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Chinh sach khoa hoc: Tenure track or shooting gallery?

Copy right of Nature publishing group: http://www.nature.com/embor/journal/v11/n6/full/embor201073.html

Howy Jacobs

IntroductionThe shocking case last February, when a junior academic denied tenure by her faculty at the University of Alabama went on a murderous shooting rampage at a departmental meeting, can be dismissed as the act of a lunatic. However, it highlights the pressures confronted daily by young scientists seeking to establish their careers. Without dwelling on the details of the case, which are anyway a judicial matter, we should ask whether promotion to a permanent position is appropriate in today's universities, and if not, what should replace it?

Tenure was originally created to enshrine the academic independence of professors. Having proven capable of scholarship and the ability to teach, as judged by peers, a professor would be appointed for life, or at least up to the age of statutory retirement. Once permanently tenured, professors are theoretically immune to political, commercial or any other sort of pressure influencing the subject matter of their research, the objectivity of any conclusions they might draw from it, or the manner in which they pass on knowledge to students and other associates. One can cite dozens of examples of authoritarian regimes in which the absence of this guarantee led directly to malign interference with academic freedom. For example, permanent tenure was abolished in Iranian universities in 2007; professors are now rehired annually, with the decision based on religious rather than academic criteria, and requiring an additional ratification, case-by-case, by the Ministry of Intelligence and Security.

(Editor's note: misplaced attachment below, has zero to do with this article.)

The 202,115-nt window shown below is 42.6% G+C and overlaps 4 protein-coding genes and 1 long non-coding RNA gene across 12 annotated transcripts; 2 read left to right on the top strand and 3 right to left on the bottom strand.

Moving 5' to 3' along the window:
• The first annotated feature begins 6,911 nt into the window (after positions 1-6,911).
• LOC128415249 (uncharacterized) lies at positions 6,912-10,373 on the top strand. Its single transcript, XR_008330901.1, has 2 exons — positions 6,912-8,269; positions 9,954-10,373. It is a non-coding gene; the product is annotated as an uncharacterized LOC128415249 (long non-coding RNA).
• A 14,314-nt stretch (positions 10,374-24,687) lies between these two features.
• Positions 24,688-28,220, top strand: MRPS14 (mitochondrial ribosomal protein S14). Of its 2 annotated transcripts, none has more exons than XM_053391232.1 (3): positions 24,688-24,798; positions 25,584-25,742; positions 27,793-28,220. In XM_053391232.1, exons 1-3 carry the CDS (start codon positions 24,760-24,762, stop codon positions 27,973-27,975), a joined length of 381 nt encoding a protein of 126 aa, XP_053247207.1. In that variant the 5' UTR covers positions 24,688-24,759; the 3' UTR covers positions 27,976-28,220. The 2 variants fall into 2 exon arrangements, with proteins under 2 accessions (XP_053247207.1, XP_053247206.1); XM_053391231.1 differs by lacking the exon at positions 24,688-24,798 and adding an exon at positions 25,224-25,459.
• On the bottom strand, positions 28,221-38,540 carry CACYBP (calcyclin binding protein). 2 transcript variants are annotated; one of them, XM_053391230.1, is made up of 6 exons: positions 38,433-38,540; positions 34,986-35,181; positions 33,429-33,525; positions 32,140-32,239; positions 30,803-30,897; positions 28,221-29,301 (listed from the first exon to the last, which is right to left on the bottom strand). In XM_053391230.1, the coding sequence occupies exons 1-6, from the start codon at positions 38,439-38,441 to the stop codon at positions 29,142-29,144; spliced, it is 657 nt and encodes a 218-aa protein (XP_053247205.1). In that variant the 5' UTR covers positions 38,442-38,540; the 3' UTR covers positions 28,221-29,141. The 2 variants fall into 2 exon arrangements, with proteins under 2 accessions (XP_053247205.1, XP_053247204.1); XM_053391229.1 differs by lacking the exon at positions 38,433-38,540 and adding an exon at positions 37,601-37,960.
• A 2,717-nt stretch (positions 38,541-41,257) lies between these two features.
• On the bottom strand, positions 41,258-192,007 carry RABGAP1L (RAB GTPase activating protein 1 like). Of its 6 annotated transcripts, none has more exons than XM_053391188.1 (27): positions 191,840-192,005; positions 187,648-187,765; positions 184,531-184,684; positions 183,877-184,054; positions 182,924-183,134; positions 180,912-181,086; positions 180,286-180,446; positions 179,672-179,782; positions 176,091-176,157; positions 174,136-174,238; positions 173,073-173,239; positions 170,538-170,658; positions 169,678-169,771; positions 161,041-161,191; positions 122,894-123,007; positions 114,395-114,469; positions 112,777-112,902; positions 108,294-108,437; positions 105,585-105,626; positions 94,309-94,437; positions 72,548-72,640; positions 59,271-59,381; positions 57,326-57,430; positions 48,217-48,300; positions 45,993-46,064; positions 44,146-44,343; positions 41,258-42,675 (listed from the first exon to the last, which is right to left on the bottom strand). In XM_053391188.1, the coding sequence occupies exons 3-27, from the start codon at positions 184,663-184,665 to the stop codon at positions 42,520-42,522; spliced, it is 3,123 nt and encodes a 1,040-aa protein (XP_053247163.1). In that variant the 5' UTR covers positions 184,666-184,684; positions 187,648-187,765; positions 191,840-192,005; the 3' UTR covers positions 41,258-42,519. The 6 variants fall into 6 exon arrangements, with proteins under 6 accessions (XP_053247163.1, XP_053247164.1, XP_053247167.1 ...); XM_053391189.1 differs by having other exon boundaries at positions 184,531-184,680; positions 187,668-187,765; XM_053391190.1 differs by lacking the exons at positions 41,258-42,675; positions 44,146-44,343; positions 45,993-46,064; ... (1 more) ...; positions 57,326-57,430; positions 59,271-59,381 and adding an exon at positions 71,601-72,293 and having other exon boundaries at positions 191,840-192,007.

Conversely, one can easily see how the tenure system itself can be, and has been, used to ensure compliance with state policy. If conforming to a preordained set of ideological guidelines is the condition for getting tenure in the first place, even the most junior of researchers will feel compelled to toe the line. In the former Soviet Union and its satellites, public obeisance to Marxist–Leninist principles was a prerequisite for preferment in the universities. In more extreme times and places, academic rebellion against the prevailing orthodoxy has resulted not only in a denial of tenure but in incarceration, torture and execution. In other words, tenure is only the flimsiest defence against egregious political interference with science and scholarship, and can only work as such in a society that is governed by democratic norms and the rule of law.